PANITCH: Yeah, the whole thing could blow up in their faces, and if it blows up in their faces, yes, we will be facing not only the very long stagnation we’re facing in any case, but possibly a quick descent into a depression. That said, you know, the global economy is not an airplane that crashes and burns and then we are all dead. We’re not talking about a nuclear disaster here. We will be living in an uglier, dirtier capitalism. And without the political vehicles to do something about this, to get out of it, we’re screwed. But it doesn’t mean the end of the world. It simply means that there’ll be more people unemployed.

JAY: So people listening should come to what conclusions about what they should do, ’cause it sounds like the elites of the world may contain things for a while, but maybe not in the long run.

PANITCH: Yeah. One, they should not be so cynical about bailouts. And part of the trouble is that we’re in the hostage to these bloody ruling classes so centered around finance that control everybody. But in the long—well, one, in the short term, they need to get Occupy going again. They need to scare the hell out of these politicians, and not only in the United States, but also in Europe.

In the longer term, they need to be developing the kinds of political organizations that could be a factor in the next American or, indeed, German election or Greek election, so that people are actually putting forward a socialist alternative. And that doesn’t mean waiting for 50 years for socialism. It means, for instance, being prepared to introduce capital controls in Greece and in Europe, and cooperatively if possible, so that if Greece introduces capital controls and people try to take even more—Greeks try to take more money out of Europe than they’ve already been doing, ’cause most of the capital flow out of Europe has been Greeks themselves and rich Greeks trying to do it, then Germany or France wouldn’t allow that money—or Wall Street wouldn’t allow that money to be transferred to them, because they were breaking Greek law.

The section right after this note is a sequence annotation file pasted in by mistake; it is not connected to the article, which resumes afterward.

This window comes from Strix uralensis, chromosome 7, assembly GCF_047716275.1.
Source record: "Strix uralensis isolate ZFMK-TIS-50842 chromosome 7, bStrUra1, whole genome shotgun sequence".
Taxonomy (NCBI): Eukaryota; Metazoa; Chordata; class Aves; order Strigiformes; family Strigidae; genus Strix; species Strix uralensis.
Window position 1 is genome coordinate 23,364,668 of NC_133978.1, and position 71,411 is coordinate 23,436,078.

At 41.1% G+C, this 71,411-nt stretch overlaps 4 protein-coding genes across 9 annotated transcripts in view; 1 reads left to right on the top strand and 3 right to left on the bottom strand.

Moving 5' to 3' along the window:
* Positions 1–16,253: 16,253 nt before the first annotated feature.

This is the kind of stuff that’s needed, but everybody is quaking in their boots amongst these financial actors, both governmental and private, that states who forswore capital control—. One of the things about all of the free trade agreements—and the European Union is one big free trade agreement—is that states swore they would never reintroduce capital controls. Very likely out of this mess some state is going to be forced into reintroducing them.

JAY: Yeah, even the IMF now is talking about the need for capital controls in certain markets.

PANITCH: Yeah, but they’re talking about the need for the type of capital controls that would not involve the control of capital. [crosstalk] They’re talking about the type of capital controls that would massage the problem, that—you know, as in Chile’s. Ever since Pinochet, they’ve had capital controls that limit how quickly after you put money into Chile, whether you can take it out in six months or 12 months, and it slows the amount of money that’s coming in.

We need the type of capital controls that are far, far more extensive, the type of capital controls that existed in war time and that aren’t only about blowing money in and out but about governments of a democratic kind being involved in deciding what’s invested and where it’s invested and how it’s invested. In Canada, we knew this as the Foreign Investment Review Agency, when they would have to even go further than that. That’s the type of thing that some states may be forced into and that socialists, and indeed progressives of any kind, should be putting forward at the moment.

I do want to add one thing here. This isn’t only about what these terrible capitalists and imperialist states are doing to Greece. It’s extremely important to recognize—and Gus the barber, my barber here on Bloor Street, who’s a great Greek guy, understands this very well, what the Greek people themselves, and especially the wealthy in Greece, but not only them, opted for when they get into the European Union. They all thought they were going to become rich. They all thought they could invest in the stock market and turn themselves overnight from workers into little capitalists. I remember being in Athens when there were lines outside of the new Greek stock market stretching for miles of people trying to get in and buy stocks. They’re now all taking a bath.

Now, it’s true most of the money that’s flowing into Greece are the rich shipowners’ and other capitalists’, who have been taking money out by the truckload. That said, the problem doesn’t only lie with the wealthy; it lies with the Greek people, who thought that they could buy into neoliberal capitalism and get rich fast. They are learning a terrible lesson. And people everywhere need to realize that this isn’t only about the rich; it’s the extent to which ordinary people embrace neoliberal capitalism. And they’re now paying for that.

JAY: Thanks for joining us, Leo.

PANITCH: Happy to talk to you, Paul.

JAY: Thank you for joining us on The Real News Network.


DISCLAIMER: Please note that transcripts for The Real News Network are typed from a recording of the program. TRNN cannot guarantee their complete accuracy.

Creative Commons License

Republish our articles for free, online or in print, under a Creative Commons license.